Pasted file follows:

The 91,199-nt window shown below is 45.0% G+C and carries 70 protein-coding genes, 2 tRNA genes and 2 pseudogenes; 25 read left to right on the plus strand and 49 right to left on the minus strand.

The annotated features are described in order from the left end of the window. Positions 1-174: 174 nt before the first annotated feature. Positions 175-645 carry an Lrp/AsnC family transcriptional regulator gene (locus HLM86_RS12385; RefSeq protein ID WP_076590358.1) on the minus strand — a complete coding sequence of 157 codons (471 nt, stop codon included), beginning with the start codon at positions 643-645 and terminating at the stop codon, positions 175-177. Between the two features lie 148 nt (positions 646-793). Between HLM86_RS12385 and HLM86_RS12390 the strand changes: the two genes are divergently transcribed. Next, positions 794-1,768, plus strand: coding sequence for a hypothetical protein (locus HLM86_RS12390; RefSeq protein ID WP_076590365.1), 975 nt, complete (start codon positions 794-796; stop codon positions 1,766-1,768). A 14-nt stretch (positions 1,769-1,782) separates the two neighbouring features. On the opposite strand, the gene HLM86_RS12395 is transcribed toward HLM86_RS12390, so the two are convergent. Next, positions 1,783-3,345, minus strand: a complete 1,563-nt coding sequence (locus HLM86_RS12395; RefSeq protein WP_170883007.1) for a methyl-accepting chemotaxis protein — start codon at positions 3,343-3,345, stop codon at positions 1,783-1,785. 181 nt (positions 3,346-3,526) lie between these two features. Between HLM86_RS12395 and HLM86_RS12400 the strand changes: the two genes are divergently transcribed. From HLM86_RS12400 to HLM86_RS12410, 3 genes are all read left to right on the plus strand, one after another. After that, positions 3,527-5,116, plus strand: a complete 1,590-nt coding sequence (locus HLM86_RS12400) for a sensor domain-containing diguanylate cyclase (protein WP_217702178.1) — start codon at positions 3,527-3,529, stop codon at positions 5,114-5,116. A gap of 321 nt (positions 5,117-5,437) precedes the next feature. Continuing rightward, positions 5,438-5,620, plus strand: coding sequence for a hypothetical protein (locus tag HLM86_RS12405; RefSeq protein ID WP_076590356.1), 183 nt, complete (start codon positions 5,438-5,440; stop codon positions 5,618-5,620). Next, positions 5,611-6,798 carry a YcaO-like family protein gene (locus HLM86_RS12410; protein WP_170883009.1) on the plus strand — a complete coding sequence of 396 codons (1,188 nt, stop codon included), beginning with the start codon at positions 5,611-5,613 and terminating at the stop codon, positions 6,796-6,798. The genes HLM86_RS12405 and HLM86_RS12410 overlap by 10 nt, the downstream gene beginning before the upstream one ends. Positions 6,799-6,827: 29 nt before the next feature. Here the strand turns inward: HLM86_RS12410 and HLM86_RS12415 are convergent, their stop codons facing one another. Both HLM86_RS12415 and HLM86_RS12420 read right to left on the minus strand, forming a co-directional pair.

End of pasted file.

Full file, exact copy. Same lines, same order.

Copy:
The 91,199-nt window shown below is 45.0% G+C and carries 70 protein-coding genes, 2 tRNA genes and 2 pseudogenes; 25 read left to right on the plus strand and 49 right to left on the minus strand.

The annotated features are described in order from the left end of the window. Positions 1-174: 174 nt before the first annotated feature. Positions 175-645 carry an Lrp/AsnC family transcriptional regulator gene (locus HLM86_RS12385; RefSeq protein ID WP_076590358.1) on the minus strand — a complete coding sequence of 157 codons (471 nt, stop codon included), beginning with the start codon at positions 643-645 and terminating at the stop codon, positions 175-177. Between the two features lie 148 nt (positions 646-793). Between HLM86_RS12385 and HLM86_RS12390 the strand changes: the two genes are divergently transcribed. Next, positions 794-1,768, plus strand: coding sequence for a hypothetical protein (locus HLM86_RS12390; RefSeq protein ID WP_076590365.1), 975 nt, complete (start codon positions 794-796; stop codon positions 1,766-1,768). A 14-nt stretch (positions 1,769-1,782) separates the two neighbouring features. On the opposite strand, the gene HLM86_RS12395 is transcribed toward HLM86_RS12390, so the two are convergent. Next, positions 1,783-3,345, minus strand: a complete 1,563-nt coding sequence (locus HLM86_RS12395; RefSeq protein WP_170883007.1) for a methyl-accepting chemotaxis protein — start codon at positions 3,343-3,345, stop codon at positions 1,783-1,785. 181 nt (positions 3,346-3,526) lie between these two features. Between HLM86_RS12395 and HLM86_RS12400 the strand changes: the two genes are divergently transcribed. From HLM86_RS12400 to HLM86_RS12410, 3 genes are all read left to right on the plus strand, one after another. After that, positions 3,527-5,116, plus strand: a complete 1,590-nt coding sequence (locus HLM86_RS12400) for a sensor domain-containing diguanylate cyclase (protein WP_217702178.1) — start codon at positions 3,527-3,529, stop codon at positions 5,114-5,116. A gap of 321 nt (positions 5,117-5,437) precedes the next feature. Continuing rightward, positions 5,438-5,620, plus strand: coding sequence for a hypothetical protein (locus tag HLM86_RS12405; RefSeq protein ID WP_076590356.1), 183 nt, complete (start codon positions 5,438-5,440; stop codon positions 5,618-5,620). Next, positions 5,611-6,798 carry a YcaO-like family protein gene (locus HLM86_RS12410; protein WP_170883009.1) on the plus strand — a complete coding sequence of 396 codons (1,188 nt, stop codon included), beginning with the start codon at positions 5,611-5,613 and terminating at the stop codon, positions 6,796-6,798. The genes HLM86_RS12405 and HLM86_RS12410 overlap by 10 nt, the downstream gene beginning before the upstream one ends. Positions 6,799-6,827: 29 nt before the next feature. Here the strand turns inward: HLM86_RS12410 and HLM86_RS12415 are convergent, their stop codons facing one another. Both HLM86_RS12415 and HLM86_RS12420 read right to left on the minus strand, forming a co-directional pair.